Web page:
We look back at the films that defined the fall of 1997 in our new column.
Until September of that year, 1997 wasn't a particularly memorable year of movie-going. The spring had yielded little of note, most of the big new releases overshadowed at the box office by George Lucas's much-hyped (and, for years after, much-derided) "special editions" of his original Star Wars trilogy. The summer included one critical and commercial mega hit ( Men in Black); a handful of good-ol'-fashioned movie-star vehicles (Air Force One, My Best Friend's Wedding, The Fifth Element); a couple of nutso Nicolas Cage action movies (Con Air, Face/Off); and one indifferently reviewed but highly profitable sequel ( The Lost World: Jurassic Park). The rest of the slate was quickly forgotten throwaways and loudly flopping franchise-killers like Batman and Robin and Speed 2: Cruise Control.
Then came the fall of 1997—which was, simply put, one of the most remarkable movie-going seasons of our time.
Boogie Nights. Jackie Brown. The Sweet Hereafter. Wag The Dog. Eve's Bayou. Good Will Hunting. The Ice Storm. Amistad. As Good as It Gets. Gattaca. And so many more, culminating with what became the highest-grossing movie of all time: the long-delayed, oft-trashed, yet eventually unstoppable Titanic. Each week yielded another remarkable motion picture—sometimes two or more, taking bold risks, telling powerful stories, introducing formidable new talents, and reaffirming the gifts of master filmmakers.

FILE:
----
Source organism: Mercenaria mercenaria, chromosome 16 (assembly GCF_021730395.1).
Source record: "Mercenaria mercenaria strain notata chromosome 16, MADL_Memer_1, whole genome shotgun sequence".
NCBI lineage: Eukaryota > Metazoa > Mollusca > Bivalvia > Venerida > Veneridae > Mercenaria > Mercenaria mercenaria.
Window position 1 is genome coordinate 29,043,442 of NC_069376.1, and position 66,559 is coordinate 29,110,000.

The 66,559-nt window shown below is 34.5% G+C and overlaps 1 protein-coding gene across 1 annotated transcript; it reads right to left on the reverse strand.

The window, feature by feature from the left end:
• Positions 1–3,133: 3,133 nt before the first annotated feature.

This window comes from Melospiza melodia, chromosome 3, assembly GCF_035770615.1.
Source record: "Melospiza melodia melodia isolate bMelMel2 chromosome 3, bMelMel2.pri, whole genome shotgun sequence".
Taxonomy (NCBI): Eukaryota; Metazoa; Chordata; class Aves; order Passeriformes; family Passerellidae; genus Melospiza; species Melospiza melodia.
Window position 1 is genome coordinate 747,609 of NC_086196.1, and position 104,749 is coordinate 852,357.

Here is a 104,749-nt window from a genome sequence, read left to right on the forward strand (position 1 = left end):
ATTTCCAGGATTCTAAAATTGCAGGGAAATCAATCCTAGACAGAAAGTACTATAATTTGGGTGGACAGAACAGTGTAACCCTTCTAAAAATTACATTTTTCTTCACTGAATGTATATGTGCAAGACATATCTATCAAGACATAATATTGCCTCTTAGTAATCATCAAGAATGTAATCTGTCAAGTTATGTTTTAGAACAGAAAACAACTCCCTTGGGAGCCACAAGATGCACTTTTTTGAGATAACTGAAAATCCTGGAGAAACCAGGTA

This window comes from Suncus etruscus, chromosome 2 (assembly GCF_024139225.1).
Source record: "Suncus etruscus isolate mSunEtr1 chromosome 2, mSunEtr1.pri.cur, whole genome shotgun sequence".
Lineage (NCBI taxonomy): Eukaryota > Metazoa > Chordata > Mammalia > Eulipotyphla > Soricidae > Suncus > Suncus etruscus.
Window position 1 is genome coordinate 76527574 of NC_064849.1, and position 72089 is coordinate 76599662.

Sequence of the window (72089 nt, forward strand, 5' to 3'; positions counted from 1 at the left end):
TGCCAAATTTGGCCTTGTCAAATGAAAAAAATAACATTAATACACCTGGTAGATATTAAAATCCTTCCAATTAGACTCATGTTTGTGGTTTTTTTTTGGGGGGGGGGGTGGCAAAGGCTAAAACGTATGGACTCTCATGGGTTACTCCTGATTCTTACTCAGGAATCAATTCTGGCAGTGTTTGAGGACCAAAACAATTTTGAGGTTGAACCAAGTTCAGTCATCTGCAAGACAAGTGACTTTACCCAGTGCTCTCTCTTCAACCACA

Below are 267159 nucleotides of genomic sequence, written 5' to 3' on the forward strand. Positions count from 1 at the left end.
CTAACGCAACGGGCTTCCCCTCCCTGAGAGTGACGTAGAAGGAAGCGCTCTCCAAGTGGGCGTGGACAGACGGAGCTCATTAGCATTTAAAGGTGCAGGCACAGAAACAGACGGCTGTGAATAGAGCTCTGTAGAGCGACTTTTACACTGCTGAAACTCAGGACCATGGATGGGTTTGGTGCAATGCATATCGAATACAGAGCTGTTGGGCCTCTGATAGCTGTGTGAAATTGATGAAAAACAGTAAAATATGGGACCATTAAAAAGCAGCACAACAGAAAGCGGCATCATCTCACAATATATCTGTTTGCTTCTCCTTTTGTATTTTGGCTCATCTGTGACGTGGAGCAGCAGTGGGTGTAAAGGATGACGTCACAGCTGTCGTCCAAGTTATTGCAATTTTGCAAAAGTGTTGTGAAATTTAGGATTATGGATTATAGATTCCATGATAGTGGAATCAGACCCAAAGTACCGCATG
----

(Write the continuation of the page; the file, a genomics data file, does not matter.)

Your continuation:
In this series, which will run throughout this fall, I'll look back at those movies week by week—examining not only the particular merits of each, but what they told us about where movies were that fall 20 years ago, and about where movies were going.
The fall's first high-profile movie was also a high-stakes one for its creator. David Fincher had graduated from music videos to feature films five years earlier, directing Alien 3—a stylish but ultimately unsuccessful franchise film (the final product reportedly undone by studio interference and tinkering), which would've sent plenty of novice directors packing. Instead, Fincher recovered beautifully with 1995's Seven, a bleak fusion of serial-killer thriller and policier that garnered rapturous notices and robust box office returns. Two years later, he released his follow-up, The Game.